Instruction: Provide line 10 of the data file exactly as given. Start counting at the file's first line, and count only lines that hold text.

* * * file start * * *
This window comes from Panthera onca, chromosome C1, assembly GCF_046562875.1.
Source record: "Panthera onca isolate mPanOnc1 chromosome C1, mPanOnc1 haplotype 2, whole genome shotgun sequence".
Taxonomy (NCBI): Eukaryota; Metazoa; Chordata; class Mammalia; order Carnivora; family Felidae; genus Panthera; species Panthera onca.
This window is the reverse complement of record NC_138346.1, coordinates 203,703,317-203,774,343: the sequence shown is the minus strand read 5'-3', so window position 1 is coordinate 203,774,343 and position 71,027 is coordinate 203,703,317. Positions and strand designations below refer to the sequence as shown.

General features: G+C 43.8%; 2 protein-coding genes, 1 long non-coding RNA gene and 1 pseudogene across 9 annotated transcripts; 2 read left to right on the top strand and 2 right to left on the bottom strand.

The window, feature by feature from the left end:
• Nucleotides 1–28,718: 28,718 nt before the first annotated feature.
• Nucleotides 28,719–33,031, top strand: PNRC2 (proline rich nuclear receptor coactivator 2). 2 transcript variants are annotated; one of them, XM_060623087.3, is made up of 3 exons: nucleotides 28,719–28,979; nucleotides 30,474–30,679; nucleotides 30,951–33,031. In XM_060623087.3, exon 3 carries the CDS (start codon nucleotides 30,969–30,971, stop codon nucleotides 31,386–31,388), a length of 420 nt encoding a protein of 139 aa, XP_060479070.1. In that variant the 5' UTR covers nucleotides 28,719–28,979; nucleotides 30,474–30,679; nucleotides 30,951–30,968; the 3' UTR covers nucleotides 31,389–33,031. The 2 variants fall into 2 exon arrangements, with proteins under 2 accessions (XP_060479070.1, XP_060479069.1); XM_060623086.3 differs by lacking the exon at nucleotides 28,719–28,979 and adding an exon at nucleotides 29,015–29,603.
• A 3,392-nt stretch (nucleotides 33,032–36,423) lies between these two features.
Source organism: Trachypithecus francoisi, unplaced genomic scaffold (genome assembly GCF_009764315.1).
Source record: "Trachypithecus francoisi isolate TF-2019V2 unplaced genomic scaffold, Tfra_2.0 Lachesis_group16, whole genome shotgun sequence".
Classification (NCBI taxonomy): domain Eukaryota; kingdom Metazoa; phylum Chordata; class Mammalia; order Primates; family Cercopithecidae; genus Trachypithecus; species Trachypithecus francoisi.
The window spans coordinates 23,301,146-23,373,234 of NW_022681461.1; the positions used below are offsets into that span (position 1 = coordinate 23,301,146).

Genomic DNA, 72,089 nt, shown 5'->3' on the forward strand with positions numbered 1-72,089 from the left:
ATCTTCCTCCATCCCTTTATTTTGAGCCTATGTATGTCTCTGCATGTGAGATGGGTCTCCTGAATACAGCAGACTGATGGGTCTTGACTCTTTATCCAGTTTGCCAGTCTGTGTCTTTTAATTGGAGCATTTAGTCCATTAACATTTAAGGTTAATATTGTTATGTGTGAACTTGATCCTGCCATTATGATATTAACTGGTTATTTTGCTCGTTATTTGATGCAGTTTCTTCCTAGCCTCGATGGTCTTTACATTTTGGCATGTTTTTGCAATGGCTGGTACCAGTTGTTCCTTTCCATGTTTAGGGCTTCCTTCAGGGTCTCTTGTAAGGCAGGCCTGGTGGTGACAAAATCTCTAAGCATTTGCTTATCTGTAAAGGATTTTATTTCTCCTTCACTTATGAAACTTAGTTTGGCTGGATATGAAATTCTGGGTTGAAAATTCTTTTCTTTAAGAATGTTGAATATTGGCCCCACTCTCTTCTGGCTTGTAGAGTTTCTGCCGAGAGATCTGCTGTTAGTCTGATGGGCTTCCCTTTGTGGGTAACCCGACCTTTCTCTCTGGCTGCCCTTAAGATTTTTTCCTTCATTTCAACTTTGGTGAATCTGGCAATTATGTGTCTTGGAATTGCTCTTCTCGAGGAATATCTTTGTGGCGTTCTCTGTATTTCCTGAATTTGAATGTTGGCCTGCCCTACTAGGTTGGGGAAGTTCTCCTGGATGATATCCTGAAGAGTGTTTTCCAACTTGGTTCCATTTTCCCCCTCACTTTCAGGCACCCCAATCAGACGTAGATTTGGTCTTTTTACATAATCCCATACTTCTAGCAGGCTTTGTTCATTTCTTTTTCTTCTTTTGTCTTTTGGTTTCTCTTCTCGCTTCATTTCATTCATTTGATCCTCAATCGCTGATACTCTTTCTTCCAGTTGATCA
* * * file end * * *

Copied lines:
Source organism: Trachypithecus francoisi, unplaced genomic scaffold (genome assembly GCF_009764315.1).